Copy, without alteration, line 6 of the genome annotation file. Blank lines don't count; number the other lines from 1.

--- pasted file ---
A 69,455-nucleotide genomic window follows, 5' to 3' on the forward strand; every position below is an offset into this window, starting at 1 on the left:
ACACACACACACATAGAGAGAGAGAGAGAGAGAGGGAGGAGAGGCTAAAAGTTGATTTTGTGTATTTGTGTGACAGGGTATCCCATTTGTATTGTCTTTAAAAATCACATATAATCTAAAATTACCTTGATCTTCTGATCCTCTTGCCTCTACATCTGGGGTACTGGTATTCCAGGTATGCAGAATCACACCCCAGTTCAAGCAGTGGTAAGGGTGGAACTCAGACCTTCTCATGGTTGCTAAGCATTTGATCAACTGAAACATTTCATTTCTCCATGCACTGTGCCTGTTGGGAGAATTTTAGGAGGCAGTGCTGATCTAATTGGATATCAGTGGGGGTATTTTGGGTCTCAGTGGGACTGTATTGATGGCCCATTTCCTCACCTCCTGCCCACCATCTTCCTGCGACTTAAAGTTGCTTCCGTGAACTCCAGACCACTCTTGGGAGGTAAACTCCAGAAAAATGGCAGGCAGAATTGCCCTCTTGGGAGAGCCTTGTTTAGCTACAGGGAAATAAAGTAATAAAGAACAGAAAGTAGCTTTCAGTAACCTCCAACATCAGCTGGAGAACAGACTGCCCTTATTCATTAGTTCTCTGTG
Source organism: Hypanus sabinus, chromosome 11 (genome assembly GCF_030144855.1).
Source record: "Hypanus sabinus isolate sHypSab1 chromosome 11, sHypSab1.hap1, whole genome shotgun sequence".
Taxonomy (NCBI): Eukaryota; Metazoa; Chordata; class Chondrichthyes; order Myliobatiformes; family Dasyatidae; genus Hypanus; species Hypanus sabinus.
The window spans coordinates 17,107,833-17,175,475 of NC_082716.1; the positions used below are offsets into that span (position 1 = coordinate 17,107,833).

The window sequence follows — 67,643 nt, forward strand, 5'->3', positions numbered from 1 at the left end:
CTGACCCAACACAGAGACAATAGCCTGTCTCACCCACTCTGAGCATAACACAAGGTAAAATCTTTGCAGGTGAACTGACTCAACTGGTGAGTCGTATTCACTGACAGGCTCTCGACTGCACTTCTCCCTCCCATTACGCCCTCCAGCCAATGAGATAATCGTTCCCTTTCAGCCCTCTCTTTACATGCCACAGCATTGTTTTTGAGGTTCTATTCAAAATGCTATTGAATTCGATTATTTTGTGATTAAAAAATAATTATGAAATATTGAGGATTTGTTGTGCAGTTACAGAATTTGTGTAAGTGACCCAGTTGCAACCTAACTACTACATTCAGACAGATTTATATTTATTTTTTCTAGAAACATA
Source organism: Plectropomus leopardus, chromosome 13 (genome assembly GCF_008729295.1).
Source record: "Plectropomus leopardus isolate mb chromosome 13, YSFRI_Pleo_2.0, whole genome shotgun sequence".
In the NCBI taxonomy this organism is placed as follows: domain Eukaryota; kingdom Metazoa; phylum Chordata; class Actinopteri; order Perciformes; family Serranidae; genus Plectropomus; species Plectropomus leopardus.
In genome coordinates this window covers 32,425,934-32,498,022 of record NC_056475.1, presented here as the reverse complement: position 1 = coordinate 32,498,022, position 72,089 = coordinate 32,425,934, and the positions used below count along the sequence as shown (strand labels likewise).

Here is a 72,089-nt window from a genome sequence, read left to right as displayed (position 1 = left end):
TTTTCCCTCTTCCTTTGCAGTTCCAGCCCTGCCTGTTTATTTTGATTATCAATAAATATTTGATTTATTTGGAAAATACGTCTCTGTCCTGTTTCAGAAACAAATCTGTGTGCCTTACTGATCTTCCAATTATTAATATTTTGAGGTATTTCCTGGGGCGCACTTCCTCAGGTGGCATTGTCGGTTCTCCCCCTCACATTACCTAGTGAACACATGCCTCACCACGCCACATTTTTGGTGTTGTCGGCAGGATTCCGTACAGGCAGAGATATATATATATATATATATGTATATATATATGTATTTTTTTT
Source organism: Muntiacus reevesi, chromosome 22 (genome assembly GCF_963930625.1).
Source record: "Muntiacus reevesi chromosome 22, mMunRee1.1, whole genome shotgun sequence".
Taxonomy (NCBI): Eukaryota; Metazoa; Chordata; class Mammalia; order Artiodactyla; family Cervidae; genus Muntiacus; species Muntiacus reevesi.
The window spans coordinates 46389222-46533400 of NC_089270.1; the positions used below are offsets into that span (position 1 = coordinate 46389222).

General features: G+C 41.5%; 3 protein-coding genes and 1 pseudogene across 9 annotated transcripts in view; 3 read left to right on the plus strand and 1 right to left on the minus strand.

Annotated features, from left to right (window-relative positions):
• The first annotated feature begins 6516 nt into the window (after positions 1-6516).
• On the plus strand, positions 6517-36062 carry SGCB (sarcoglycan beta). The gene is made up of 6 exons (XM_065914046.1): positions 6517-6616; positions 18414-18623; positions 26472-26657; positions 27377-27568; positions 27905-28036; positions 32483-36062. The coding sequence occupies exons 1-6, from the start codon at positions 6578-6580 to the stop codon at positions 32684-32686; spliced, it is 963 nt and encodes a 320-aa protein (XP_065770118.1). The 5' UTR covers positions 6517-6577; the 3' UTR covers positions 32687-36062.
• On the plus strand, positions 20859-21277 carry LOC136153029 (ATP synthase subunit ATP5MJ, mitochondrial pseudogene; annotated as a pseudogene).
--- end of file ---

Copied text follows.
The window spans coordinates 17,107,833-17,175,475 of NC_082716.1; the positions used below are offsets into that span (position 1 = coordinate 17,107,833).